and never get to know one another as they really are. It is a song of 
pity and sadness. It illustrotes clearly the change of music themes 
from selfishness to reality. 

Sings of honesty 

Joel also sings of honesty in a relbtionship in his big hit, '"Just the 
Woy You Are." The message in this song is that friendship ond honesty 
are more important in a relationship than beauty or brains. Joel urges 
the girl not to change; he just wonts "someone I con talk to." 

This theme, honesty, is also used in his recent hit, named ap- 
propriately, 'Honesty." He complains obout how hard it is to find 
honesty in this world and about how much he longs for this honesty. 

It is obvious from the music sung by many popular artists today — 
not just Billy Joel — that the "me" music is losing ground. 

Reality is at hand. 

Music review 

AAovie review 

Latest Droculo 
is one we can love 

By Jan Daniel 
Staff Writer 
For yeors, moviegoers have been offered — and sometimes as- 
saulted witin many versions of tfie classic Droculo movie. 

We liove run the gomul from the original chiller thol kept us on the 
edge of our seats to some more recent versions that made Dracula 
look like on eccentric neighbor. 

No romantic appeal 
Never in all of those versions hos the romantic appeal of the Tran-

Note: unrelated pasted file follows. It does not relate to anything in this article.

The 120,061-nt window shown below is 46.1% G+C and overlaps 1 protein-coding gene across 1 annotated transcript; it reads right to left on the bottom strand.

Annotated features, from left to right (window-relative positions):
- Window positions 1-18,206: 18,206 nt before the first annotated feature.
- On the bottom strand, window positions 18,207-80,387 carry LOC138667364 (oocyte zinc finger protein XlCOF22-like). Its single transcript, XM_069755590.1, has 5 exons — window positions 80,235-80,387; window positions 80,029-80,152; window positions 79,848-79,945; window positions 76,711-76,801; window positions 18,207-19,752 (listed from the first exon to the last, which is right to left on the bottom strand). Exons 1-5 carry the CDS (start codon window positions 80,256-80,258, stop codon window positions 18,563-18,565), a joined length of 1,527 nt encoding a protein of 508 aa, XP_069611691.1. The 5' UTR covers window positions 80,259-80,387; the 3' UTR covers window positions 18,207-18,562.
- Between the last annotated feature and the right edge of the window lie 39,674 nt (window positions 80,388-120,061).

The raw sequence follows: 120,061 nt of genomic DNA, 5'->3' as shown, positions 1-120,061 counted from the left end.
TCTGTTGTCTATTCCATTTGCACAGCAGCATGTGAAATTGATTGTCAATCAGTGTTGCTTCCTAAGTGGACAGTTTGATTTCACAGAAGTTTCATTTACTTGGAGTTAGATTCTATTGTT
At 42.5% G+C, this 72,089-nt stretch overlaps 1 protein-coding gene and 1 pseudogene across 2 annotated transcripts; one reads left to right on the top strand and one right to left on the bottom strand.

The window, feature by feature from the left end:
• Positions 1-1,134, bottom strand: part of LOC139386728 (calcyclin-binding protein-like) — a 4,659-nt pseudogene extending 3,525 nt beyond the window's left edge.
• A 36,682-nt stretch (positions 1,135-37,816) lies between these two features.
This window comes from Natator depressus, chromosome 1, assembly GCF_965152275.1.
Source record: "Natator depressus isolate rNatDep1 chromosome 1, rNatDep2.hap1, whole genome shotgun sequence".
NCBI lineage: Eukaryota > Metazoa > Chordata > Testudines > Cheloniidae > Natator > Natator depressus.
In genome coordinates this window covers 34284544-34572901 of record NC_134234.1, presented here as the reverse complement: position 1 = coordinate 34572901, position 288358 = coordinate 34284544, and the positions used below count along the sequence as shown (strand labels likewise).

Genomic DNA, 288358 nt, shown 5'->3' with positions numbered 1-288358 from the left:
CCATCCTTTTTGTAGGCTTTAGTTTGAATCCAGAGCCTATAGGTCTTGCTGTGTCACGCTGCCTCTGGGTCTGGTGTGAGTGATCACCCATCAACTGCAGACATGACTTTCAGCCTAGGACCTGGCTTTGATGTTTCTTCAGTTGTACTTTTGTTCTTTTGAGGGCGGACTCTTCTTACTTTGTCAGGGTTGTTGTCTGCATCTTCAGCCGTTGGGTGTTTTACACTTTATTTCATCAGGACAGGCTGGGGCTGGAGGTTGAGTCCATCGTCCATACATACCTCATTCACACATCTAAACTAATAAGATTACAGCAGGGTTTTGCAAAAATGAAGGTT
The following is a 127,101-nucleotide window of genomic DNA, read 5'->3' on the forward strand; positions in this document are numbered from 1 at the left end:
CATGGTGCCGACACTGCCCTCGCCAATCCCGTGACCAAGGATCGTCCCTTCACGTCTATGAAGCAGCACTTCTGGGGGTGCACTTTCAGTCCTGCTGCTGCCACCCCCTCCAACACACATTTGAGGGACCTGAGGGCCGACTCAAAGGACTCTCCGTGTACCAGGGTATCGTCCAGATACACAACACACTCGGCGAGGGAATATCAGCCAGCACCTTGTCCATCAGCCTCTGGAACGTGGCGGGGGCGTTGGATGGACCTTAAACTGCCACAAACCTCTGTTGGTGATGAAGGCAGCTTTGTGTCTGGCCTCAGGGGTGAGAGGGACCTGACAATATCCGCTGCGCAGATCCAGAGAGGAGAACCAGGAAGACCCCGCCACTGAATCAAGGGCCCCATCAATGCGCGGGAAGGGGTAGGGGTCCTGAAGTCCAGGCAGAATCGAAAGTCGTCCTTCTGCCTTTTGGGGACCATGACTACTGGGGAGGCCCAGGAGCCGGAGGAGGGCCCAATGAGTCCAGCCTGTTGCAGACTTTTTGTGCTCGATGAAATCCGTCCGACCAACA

sylvonian Count with the neck fetish been ployed up. Until now 

The latest attempt, by Universal, managed to combine the terror of 
the older movies with the element of desire thot has always been 

Droculo has olwoys allocked only the beoutiful women - but never 
before hove they liked it, 

Longella equals sensuality 

Universol must be commended tor finding Frank langello to stor in 

their movie. With the dork, erotic overtones of the movie. Langello 

blends perfectly with his dark, handsome looks ond deep, sensual 


into 1 


with him initially os o Count who has 
recently purchased o nearby property 
- fall immediately under the spell of 
his compelling brown eyes. They vie 
for his attention and, after looming of 
his true identity, wait patiently in 
their bedrooms for his nocturnal 

launches ottock 

Sir Laurence Olivier, proving his talent once more is impressive as 
the woeful fother of one of the young ladies Droculo sends to the 
world of the undead Observing Ihal the Counts image is not reflected 
in o mirror, Olivier discovers Droculo s identity and launches an attack 
complete with wooden stokes ond silver bullets. 

Perhaps the only pause in excitement during the movie wos the 
somewhat overdone scene of the consummation of Dracula s love tor 
the daughter of the caretaker of the neorby insane asylum. Bursting 
clouds and beautiful sunsets don t occuroteiy depict the passion we 
would expect from Longella s Droculo 

Hordcore scienceficlion fans may not respond to this softer version 
of Dracula, but those of us who also en|oy the romantic side of life 
thank Universal for finally sending us o Droculo we can love! 

Springsteen is back! 

The "boss" of rock is bock and his retu 
in some time In short, his return can be c 

"Darkness On The Edge Of Town is m 
To Run' but It never the less comes close. 

There ore several tracks that ore right 
if not better. The one that stands alone 

n is one of the 
ossified OS a SI 
I up to the levi 

I the level of his previous Ip 
IS to be "Candy's Rome", o 

By Robert E. Thomas 

Stoff Writer 
,Q,fgj tune reminiscent of the Springsteen classics of before such as 

Q^g Rosilito , Born To Run , and Thunder Rood to nome a lew